Monday, 5 August 2013

Less is more when it comes to beating bad habits

An evidence-backed way to break habits involves forming what's known as "if-then" implementation intentions that target the situational cues to temptation. "If I am feeling bored then I will eat an apple" would be a plan designed to break the automatic link between boredom and unhealthy snacking. Most research in this area has focused on the benefits of just one plan. Of course, in reality, our bad habits often have multiple cues. It's not just boredom that prompts a mindless grope for the cookie jar, but also the taste of tea or coffee, watching TV, or the after-buzz of a gym visit. A new paper examines the effectiveness of forming multiple if-then plans, one for each habit-provoking prompt.

Aukje Verhoeven asked 63 young women to keep a snacking diary for three days. They then used these records to identify cues to their unhealthy snacking and to form either one or three if-then plans for replacing cue-snacking routines with healthier behaviours. There was also a control group who simply thought of healthy snack alternatives. All the participants then kept a record of their unhealthy snacking for three further days.

The take-home result? The women in the single if-then plan condition and those in the control condition showed a reduction in their snacking from baseline to follow-up (2.01 to 1.47 average daily snacks, and 2.45 snacks to 1.45, respectively). By contrast, the women in the multiple if-then plan group showed no significant reduction in snacking (1.95 daily snacks at baseline vs. 1.83 at follow-up).

A second study aimed to find out why forming multiple if-then plans for a single overarching goal (in this case reducing snacking) is counter-productive. If-then plans work by replacing the cue-habit association with a new healthier cue-behaviour link. Perhaps forming multiple if-then plans backfires because multiple new cue-behaviour links interfere with each other in memory. Unlike in the situation with a single if-then plan, maybe none of them form a strong enough association to dislodge the original, unwanted cue-habit link.

To test this, 93 men and women formed either one or three if-then plans related to breaking unhealthy snacking habits. Another "mixed" group formed one if-then plan related to snacking and two further if-then plans related to an unrelated aspect of life - academic achievement. The crucial test was a word task on a computer. An initial (prime) word was flashed - this was one of the cues, such as "boredom", that triggered a bad habit. Then either a new word or a nonsense word appeared on-screen and the participants had to indicate as fast as possible whether it was a real word or not. Real words were taken from a list of bad snacking habits or the healthy behaviours used in the if-then plans.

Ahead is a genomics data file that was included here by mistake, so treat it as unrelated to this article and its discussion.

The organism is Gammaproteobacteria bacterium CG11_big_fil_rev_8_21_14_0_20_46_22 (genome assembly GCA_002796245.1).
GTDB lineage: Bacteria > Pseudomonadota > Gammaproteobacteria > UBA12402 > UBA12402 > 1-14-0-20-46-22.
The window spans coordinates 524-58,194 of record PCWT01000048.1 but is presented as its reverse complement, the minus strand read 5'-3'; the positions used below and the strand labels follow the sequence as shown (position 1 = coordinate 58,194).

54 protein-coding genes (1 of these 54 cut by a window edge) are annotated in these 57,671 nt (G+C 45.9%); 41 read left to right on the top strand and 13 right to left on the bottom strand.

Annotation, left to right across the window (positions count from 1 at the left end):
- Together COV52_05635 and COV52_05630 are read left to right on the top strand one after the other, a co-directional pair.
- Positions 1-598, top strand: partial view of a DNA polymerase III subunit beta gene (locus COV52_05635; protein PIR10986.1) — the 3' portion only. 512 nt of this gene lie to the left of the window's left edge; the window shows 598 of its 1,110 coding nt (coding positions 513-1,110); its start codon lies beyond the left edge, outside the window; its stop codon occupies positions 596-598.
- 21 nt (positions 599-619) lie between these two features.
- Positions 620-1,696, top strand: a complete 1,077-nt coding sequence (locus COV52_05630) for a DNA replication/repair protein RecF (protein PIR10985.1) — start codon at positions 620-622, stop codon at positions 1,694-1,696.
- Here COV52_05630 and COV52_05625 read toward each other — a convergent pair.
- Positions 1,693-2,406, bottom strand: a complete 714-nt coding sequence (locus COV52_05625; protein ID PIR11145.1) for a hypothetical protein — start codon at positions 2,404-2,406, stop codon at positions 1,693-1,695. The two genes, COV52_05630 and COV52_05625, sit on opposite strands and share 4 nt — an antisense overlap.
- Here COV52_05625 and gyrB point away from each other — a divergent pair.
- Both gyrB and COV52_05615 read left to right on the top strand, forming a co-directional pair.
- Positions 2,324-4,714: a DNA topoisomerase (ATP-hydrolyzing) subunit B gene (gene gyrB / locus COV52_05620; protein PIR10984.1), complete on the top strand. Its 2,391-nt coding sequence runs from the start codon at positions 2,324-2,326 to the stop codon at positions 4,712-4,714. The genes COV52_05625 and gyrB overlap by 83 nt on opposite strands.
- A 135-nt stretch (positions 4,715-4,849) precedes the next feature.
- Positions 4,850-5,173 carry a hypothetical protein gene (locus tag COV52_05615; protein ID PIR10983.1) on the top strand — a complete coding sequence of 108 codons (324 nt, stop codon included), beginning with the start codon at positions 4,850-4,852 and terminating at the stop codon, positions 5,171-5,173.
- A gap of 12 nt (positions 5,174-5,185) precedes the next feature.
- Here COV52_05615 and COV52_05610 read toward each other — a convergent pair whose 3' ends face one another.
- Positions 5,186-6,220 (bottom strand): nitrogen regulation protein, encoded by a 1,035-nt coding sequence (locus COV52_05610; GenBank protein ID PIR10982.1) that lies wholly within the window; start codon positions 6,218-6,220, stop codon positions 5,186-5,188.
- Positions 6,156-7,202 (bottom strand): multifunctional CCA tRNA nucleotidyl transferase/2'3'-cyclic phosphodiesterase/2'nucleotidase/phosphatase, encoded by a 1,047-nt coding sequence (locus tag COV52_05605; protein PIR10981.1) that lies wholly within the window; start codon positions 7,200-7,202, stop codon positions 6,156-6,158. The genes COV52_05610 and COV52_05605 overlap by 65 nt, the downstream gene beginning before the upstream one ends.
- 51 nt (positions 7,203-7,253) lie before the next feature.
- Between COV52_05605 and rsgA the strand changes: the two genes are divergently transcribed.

The key finding here was that participants in the single if-then plan condition and participants in the mixed condition showed faster responding to words pertaining to healthy snacking than to bad habits - a sign that they'd successfully replaced the link between a cue and habit with a healthier option. No such progress was observed among the participants who'd formed three if-then plans related to snacking. This suggests multiple if-then plans targeting the same overarching goal are ineffective because none of the intended healthy behaviours is linked strongly enough with the relevant situational cues.

"Although multiple plans for the target behaviour should intuitively provide people with more opportunities to successfully act upon one's intentions, the present findings show, both with behavioural and cognitive measures, that formulating multiple implementation intentions is ineffective when fighting unhealthy snacking habits," the researchers said.

_________________________________ ResearchBlogging.org

Aukje A. C. Verhoeven, Marieke A. Adriaanse, Denise T. D. de Ridder, Emely de Vet, and Bob M. Fennis (2013). Less is more: The effect of multiple implementation intentions targeting unhealthy snacking habits. European Journal of Social Psychology DOI: 10.1002/ejsp.1963

--Further reading--
7 ways to be good (near the bottom of the post)

Post written by Christian Jarrett (@psych_writer) for the BPS Research Digest.

2 comments:

  1. Anonymous9:51 pm

    Who decided that 63 was the ideal sample size for this study? Did they just get to 63 and say "eh, that's probably big enough"? Seems fishy to me.

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  2. Anonymous3:57 am

    It was probably the biggest sample they could get a hold of (or afford to monitor). Most studies don't have round-number sample sizes.

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